Take the whip away and vanquish a symbol of cruelty. This wouldn't merely be a sop to PETA—it's a move industry types from legendary jockey Jerry Bailey to race caller Trevor Denman support if it can help restore credibility to every owner and trainer who proclaims that the horse's health is a priority.
"I keep getting told the jockey needs the whip for control," says Dr. Wayne McIlwraith, an equine orthopedic researcher at Colorado State. "I think we've got reins to do that."
Jones counters with the New Coke approach: "If they want to go to a lighter whip, where the horse would still hear the popping sound, I'd be great with that." But lighter is still visible. It's public perception that empowers the PETA point of view and leaves a soft-spoken jockey like Saez vilified for using the crude tool of his trade.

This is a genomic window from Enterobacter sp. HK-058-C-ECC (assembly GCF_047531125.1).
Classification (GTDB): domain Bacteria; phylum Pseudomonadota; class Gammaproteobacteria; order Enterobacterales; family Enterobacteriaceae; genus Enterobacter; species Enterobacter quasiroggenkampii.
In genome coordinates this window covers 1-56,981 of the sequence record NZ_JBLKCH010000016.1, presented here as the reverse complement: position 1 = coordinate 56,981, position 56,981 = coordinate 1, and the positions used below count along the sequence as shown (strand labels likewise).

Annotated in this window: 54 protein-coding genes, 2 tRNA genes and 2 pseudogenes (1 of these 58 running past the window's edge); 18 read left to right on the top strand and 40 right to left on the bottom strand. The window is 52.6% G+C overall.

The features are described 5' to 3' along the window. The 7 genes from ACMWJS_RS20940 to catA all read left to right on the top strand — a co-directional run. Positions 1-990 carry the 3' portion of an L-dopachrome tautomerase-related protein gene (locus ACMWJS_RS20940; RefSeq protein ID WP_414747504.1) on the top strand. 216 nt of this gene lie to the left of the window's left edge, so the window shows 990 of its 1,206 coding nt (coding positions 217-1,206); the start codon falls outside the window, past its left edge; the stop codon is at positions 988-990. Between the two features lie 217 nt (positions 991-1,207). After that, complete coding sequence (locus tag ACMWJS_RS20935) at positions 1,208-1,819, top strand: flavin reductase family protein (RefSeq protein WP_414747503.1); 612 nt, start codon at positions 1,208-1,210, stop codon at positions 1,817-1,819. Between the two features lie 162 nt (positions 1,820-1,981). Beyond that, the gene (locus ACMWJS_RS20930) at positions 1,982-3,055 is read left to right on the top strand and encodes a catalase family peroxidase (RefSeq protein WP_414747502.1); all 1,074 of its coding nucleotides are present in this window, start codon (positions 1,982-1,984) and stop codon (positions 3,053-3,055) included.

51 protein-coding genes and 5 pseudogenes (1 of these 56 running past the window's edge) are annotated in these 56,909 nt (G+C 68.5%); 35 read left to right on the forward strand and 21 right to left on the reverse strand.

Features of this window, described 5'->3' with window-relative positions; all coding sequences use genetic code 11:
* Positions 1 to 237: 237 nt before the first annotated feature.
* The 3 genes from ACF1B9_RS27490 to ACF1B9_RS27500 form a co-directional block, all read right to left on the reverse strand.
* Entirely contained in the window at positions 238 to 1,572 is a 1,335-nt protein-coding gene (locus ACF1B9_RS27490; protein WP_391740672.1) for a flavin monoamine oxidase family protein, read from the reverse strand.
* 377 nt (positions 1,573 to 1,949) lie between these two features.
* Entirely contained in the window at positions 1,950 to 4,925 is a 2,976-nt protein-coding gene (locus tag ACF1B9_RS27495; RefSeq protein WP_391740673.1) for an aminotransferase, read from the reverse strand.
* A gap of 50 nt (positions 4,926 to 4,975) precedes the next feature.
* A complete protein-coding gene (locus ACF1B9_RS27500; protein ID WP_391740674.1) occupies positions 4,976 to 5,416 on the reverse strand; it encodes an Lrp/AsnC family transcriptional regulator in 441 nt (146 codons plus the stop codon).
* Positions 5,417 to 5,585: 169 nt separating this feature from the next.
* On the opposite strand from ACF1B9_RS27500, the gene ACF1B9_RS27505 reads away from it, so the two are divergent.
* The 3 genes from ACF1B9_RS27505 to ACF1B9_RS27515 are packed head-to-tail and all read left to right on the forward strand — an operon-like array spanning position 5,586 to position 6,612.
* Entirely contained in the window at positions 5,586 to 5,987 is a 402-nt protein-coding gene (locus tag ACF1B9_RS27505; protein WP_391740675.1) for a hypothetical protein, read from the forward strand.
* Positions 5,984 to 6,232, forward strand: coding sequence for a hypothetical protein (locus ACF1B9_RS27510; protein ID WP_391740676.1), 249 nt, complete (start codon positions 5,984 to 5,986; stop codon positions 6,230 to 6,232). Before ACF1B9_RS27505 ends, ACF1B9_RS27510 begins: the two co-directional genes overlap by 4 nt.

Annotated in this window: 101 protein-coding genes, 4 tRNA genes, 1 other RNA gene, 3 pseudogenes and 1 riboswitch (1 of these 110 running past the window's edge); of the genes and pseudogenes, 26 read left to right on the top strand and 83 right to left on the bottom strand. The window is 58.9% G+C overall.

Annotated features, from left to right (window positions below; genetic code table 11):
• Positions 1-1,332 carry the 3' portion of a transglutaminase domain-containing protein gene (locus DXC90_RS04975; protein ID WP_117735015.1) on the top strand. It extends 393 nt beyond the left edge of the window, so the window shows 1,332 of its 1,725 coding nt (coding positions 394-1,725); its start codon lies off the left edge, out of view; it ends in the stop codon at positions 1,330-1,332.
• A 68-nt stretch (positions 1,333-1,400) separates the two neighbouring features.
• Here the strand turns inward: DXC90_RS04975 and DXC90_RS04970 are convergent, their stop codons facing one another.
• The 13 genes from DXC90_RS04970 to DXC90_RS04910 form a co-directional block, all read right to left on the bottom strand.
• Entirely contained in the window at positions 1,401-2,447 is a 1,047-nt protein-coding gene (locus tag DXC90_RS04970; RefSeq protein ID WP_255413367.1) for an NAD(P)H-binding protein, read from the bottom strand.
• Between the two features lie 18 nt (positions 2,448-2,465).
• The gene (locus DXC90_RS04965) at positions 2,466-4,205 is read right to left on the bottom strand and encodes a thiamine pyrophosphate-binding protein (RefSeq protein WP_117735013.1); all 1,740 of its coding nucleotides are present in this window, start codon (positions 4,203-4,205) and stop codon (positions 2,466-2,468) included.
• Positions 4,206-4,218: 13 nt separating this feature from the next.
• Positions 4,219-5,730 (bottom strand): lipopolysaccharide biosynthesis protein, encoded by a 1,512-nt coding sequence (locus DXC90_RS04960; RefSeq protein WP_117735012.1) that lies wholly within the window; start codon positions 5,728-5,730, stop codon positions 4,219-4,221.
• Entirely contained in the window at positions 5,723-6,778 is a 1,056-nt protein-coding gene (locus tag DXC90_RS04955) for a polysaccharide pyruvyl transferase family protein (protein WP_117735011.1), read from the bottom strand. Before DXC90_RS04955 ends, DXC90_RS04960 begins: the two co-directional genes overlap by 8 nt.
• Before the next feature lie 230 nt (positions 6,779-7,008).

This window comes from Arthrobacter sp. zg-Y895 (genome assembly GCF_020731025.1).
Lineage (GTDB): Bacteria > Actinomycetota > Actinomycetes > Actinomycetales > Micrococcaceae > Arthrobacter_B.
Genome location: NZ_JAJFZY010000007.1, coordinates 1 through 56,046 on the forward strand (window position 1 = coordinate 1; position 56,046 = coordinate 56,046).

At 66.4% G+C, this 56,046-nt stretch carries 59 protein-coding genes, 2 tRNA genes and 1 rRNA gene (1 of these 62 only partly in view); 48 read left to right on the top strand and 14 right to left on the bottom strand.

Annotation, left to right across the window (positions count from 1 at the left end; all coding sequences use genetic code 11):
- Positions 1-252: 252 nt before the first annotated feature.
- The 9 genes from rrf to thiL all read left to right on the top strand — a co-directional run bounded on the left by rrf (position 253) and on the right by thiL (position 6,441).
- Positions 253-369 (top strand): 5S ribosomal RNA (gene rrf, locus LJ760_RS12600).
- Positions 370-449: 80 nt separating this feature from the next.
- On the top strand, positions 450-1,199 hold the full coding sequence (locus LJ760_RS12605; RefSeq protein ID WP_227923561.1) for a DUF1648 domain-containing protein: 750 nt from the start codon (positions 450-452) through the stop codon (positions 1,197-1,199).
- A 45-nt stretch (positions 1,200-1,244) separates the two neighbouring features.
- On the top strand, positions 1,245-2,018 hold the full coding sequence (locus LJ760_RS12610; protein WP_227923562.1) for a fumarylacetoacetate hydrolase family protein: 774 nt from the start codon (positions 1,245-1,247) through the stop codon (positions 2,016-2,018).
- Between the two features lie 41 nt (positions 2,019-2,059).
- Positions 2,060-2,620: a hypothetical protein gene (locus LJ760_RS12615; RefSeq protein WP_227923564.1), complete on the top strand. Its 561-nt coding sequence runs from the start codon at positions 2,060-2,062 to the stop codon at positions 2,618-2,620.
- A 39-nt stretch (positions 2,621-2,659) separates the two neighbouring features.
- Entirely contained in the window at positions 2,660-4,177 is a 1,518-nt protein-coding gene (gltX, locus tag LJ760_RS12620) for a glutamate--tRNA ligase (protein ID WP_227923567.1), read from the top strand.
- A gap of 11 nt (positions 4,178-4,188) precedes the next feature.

"Perception?" Jones said with a smile, standing next to a truck bearing a green Eight Belles bumper sticker. "I know it's about perception. But I also know some people who say they use whips in the bedroom. Now to me that wouldn't be good. But hey, it's what they like."
Eight Belles didn't have a choice.
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